It seems appropriate to lift up the 5th mark of mission as we break for a meal, since the food we eat is connected by our care of creation.
This mark can sometimes feel controversial--it evokes various partisan images and we can find ourselves tempted to point out other’s shortcomings while forgiving our own. We do well to remember that this mark is particularly important to those living in parts of the Anglican Communion which are more agrarian than our own context. Many of the same Anglicans who express their disappointment in our moral reasoning and biblical interpretation also call us into account for our responsibility to care for the earth. The closer you live to the earth everyday, the more you notice whether or not it’s being cared for adequately. The wealth and technology and industry we enjoy must be balanced with concern for how our lifestyle impacts our neighbor because of how it impacts the earth we share.
MARK 3: To respond to human need by loving service
MARK 4: To seek to transform unjust structures of society, to challenge violence of every kind and to pursue peace and reconciliation
These two marks seem to go together for us--they describe God’s call for us to both serve the day-to-day needs of our neighbors as well as well as taking a hard look at how we can overturn the injustices in the world so that fewer neighbors might find themselves hungry, poor, sick, homeless.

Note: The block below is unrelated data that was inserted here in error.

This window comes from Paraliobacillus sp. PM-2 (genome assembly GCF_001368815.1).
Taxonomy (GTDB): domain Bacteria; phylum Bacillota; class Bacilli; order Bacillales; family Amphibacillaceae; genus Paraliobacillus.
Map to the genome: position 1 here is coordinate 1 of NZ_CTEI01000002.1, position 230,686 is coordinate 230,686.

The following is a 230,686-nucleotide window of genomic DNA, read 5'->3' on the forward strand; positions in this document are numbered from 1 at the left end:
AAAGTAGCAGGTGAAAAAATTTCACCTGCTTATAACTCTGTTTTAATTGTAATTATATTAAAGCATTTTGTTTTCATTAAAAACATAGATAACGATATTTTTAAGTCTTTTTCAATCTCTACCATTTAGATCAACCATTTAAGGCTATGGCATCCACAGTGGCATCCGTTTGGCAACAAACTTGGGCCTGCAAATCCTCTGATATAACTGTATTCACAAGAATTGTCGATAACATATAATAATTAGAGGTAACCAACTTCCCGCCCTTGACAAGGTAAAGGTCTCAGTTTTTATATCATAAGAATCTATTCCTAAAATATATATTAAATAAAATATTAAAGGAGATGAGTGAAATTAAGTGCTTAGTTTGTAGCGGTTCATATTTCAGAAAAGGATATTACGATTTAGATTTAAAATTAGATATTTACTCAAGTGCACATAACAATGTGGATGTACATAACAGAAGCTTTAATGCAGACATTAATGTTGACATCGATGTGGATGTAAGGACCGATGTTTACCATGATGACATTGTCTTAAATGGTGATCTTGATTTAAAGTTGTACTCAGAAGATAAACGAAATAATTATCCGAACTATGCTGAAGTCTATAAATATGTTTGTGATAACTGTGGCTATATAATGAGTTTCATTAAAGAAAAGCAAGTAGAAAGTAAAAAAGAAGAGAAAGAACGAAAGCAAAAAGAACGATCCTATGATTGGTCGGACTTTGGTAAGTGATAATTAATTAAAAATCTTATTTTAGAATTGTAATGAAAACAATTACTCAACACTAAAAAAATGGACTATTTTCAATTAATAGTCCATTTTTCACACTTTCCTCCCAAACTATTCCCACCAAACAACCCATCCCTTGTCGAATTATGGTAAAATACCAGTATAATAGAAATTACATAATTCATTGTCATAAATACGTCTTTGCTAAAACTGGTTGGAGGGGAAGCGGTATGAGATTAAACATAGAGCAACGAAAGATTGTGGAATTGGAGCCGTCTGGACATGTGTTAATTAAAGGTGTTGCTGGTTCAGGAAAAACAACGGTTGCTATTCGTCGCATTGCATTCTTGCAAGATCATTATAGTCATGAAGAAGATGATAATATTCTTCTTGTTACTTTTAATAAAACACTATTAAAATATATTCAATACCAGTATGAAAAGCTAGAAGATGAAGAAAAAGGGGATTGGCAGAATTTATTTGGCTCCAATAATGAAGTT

I hope you will particularly remember Sister Emily Cooper* as you reflect on these Marks of Mission.
Dru Kemp, the faciliator for the workshop on Mark 4, asked us, as had all the other leaders, to fill out our two sticky notes--one with “what we’re doing now” which reflects this Mark of Mission and “what we could be doing.” “Think of it as now and then” she said. Then she paused thoughtfully, and said “or, I guess, as “then and now.” God calls us to live new lives in pursuit of divine justice and service. Is living that out something we want to keep pushing out into the future? Or wouldn’t we be better to think of leaving our old life behind, always stepping into the deeper waters the Bishop has called us into?
Please see this post about our “I Dream of a Church” exercise as a response to our reflection on Acts 8 and the 2nd Mark of Mission.
Libby Wade, rector of Grace Church, Paducah, led us through the story of Philip and the Ethiopian eunuch in Acts 8. She pointed out that both Philip and the Eunuch were in a place of being receptive when they met each other. Philip was receptive to the Holy Spirit’s prodding, and the eunuch was receptive to learning more about something he had become interested in. The work of nuturing the Christian life--our own, and the lives of those we meet--depends on our receptivity to God’s still, small voice.